Then in barges Akane Kosaka. She invites both Utaha and Eriri to work on a historic project she has lined up. They read the outline – and it floors them. Akane instructs them simply: die. Die for this project. Put everything they have and then some into this game to make it the best thing anybody has ever seen. She even goes so far as to belittle Utaha and Eriri. For the former, she’s only on as a babysitter of sorts, to keep watch over Eriri since she, not Utaha, is the only one who really must be onboard. For the latter, she not only berates her for her self-inflicted woes but also recreates her new incredible style, letting Eriri know quite harshly that she still has a long way to go.
Utaha, having already voiced her opinion to Tomoya about following Eriri, leaves the final decision up to blonde illustrator as to whether they enlist themselves after hearing the proposition and that mean woman’s harsh words. In a gripping, dramatic moment, Eriri sacrifices the personal to pursue the passion in earnest. Akane’s insults get her completely out of her slump, but, in doing so, she has betrayed Tomoya once again. That, despite his compassion for her, she cannot be with him if she wants to attain higher heights. Utaha comforts her, detailing how this time she will not be alone, that she is complicit in this betrayal. For she, too, has something to prove to Akane: that underestimating her abilities will be the biggest mistake of that woman’s life.
This moment in Sodatekata Flat is arguably the most wonderful in the series to date. For three reasons. One, it strengthens the relationship between these two rivals into that of friendship when they have been honorary acquaintances at best for nearly two whole seasons. Two, it pushes them away from Tomoya, their anchor, as a means to demonstrate development of their characters. And three, it not only explores what a creator must forego in the pursuit of his or her passion but also ties back to the story’s “separate the art and the artist” theme by separating their own individual art and artistry in an introspective sense.
And so, on amicable terms, Utaha and Eriri figuratively break up with Tomoya – but not outright or even forever. Eriri takes Tomoya’s glasses as a memento to keep on her new journey, and Utaha turns Mr. Ethical into Mr. Unethical, sharing their first kisses with each other. The wording and the ending even hint at their soon-to-be return. After all, there’s no reason why they can’t ever come back.
In other words, they don’t really, fully separate from Tomoya. That seems a little unfair insofar as it defeats the purpose of their development as characters. Yet that would also not make much sense since it has been established without a shadow of a doubt how important he is to them on every level imaginable. Plus, the anime’s skill in flipping this dramatic event into a comedic one without missing a beat – Utaha’s “I will give up on giving up” is seriously hilarious – stays true to their characters while still progressing them forward with and without their beloved.
For all intents and purposes, Sodatekata Flat is Utaha and Eriri’s story. What about Megumi, though? Yes, her lower presence in the anime fits her characterization quite well, but she doesn’t go without focus.
Indeed, the anime spends a lot of time highlighting how Megumi isn’t as “boring” as she may appear. She demonstrates her passion when she runs off the train to get ready to work on their game for the whole weekend. She expresses concern for Eriri as she lives for a time away from home to work. She gets mad at Tomoya for not including her in any of the troubles encountered. She cries at his sincere approach in mending their relationship afterwards. She acts all cute at his place when cooking, bathing, and sleeping, something so uncharacteristic of her that she asks him to forget what she did that day. She suppresses laughter (as best she can) towards his “stylish” new glasses (that she herself picked out for him).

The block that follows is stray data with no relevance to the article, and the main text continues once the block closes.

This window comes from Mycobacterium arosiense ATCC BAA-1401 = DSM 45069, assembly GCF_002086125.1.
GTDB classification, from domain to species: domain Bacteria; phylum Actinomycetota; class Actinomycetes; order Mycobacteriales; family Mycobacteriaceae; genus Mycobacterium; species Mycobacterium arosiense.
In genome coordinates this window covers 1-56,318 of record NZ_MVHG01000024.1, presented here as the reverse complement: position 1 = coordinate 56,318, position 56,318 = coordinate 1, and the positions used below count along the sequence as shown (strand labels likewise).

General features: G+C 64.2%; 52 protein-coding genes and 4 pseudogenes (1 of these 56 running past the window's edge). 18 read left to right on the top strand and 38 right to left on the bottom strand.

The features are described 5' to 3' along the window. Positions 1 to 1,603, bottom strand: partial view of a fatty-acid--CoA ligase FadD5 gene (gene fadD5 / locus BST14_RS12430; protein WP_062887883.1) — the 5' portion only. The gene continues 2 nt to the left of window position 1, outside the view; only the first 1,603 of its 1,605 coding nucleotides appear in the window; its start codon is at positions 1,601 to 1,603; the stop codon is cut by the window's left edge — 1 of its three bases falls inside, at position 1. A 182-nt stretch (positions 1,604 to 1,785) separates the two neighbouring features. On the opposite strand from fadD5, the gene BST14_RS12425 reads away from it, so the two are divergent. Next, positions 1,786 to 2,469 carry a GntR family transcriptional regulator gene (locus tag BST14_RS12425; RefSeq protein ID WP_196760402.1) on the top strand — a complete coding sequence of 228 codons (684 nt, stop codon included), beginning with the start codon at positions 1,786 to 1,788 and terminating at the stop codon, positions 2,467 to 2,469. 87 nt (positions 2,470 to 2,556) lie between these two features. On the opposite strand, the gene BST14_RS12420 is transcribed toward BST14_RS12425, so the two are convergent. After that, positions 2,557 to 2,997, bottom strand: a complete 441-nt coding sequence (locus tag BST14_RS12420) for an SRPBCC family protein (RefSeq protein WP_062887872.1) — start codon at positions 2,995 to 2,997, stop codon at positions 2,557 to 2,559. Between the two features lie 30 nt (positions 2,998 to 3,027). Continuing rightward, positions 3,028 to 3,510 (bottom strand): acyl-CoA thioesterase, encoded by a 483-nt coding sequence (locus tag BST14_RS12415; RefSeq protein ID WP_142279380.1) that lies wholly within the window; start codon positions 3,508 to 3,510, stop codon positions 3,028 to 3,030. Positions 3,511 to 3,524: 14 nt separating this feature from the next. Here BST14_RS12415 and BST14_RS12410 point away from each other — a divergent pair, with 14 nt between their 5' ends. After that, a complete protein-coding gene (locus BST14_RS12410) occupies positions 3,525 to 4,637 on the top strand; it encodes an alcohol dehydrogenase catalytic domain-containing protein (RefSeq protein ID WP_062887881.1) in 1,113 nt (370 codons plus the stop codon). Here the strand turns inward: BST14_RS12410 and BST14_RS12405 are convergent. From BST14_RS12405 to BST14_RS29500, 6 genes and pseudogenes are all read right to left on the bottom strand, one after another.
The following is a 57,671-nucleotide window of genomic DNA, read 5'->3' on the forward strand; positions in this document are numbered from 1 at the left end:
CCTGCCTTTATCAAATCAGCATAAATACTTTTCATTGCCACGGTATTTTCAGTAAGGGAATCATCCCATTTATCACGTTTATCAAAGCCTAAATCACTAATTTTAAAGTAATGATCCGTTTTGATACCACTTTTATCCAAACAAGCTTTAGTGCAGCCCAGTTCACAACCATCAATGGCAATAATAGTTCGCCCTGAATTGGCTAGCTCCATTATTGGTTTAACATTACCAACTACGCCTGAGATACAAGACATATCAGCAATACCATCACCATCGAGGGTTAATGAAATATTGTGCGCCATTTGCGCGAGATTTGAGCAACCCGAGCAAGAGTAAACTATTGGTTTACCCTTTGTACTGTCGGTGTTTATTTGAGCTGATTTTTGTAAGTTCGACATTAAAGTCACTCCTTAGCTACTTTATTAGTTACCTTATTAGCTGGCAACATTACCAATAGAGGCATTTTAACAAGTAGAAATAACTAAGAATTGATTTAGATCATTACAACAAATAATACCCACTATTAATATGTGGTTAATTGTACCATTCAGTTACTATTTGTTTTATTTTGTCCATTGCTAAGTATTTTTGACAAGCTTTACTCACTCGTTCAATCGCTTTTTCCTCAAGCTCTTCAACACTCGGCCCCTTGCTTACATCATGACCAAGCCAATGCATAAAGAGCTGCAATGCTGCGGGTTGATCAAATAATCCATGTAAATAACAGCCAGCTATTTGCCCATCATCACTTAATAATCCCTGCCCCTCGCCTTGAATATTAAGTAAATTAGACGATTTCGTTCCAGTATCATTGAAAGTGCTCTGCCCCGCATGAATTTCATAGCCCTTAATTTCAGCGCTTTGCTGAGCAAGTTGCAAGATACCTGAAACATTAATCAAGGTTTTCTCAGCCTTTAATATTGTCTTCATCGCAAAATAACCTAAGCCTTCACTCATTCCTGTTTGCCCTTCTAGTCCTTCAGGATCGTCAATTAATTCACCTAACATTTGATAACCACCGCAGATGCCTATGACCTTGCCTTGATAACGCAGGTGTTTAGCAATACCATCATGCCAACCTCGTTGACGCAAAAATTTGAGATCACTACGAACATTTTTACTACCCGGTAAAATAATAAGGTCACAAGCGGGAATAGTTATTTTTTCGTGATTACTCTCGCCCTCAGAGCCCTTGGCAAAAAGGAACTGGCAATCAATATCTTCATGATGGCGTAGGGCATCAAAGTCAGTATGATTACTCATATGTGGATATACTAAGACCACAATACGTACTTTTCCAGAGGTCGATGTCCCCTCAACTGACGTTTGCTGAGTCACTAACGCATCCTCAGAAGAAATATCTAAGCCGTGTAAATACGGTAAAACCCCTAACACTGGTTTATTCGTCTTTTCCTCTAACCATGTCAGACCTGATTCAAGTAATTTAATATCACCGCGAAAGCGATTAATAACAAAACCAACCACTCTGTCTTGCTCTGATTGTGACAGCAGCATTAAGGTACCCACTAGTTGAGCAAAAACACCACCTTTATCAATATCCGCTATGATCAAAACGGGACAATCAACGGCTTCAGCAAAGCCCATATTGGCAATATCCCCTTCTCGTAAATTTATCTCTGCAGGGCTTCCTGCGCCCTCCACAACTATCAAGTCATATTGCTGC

Comparatively, the first season somewhat casted her as the normal girl who accentuates the oddities of the others and supports everyone from the sidelines. In this season, Megumi very much becomes her own person. She evolves away from that flat personality and into a rounder character – all while still delivering on those passive-aggressive comments. To put it differently, she may be “boring,” but she is anything but.
And what of Tomoya himself? Truth be told, he’s the weakest of the main four. With the conflict involved stemming from and pertaining to each of the girls, he doesn’t have much going for him throughout the season. Even so, as already gleaned, he plays the harem-protagonist role well, helping each girl as best he can and building his relationships in different directions. Moreover, they help him. Utaha, Eriri, and Megumi either give him the room he needs to blossom into a phenomenal creator or support him when he clearly needs it most. Thus, in this story that focuses on three other main characters first and primes him for the final leg of his arc later, Tomoya receives just enough relevant attention to make his presence worthwhile.
One last footnote (since it makes sense to call her that): Michiru. What a complete waste of a character – is what would be fair to say if the anime failed to address her at all. Barring a quick interlude at about the halfway mark of the season, she finally appears right at the end when the audience has most likely already written her off at this point in time. True to form, Utaha and Eriri throw meta comments her way about how she has been gone for the entire second half of the season and how she only now shows up in act three of the finale. It not only makes for a smart joke but also covers the show’s bases in the nick of time.
Disregarding Michiru (which is what the anime would most likely want anyway), Utaha, Eriri, Megumi, and Tomoya clearly experience a lot within this season. Development of their characters, growth in their relationships, key moments to pinpoint, better writing overall. All while staying true to themselves. Altogether, they are arguably the best aspect of this whole second season.
MUSIC & SOUND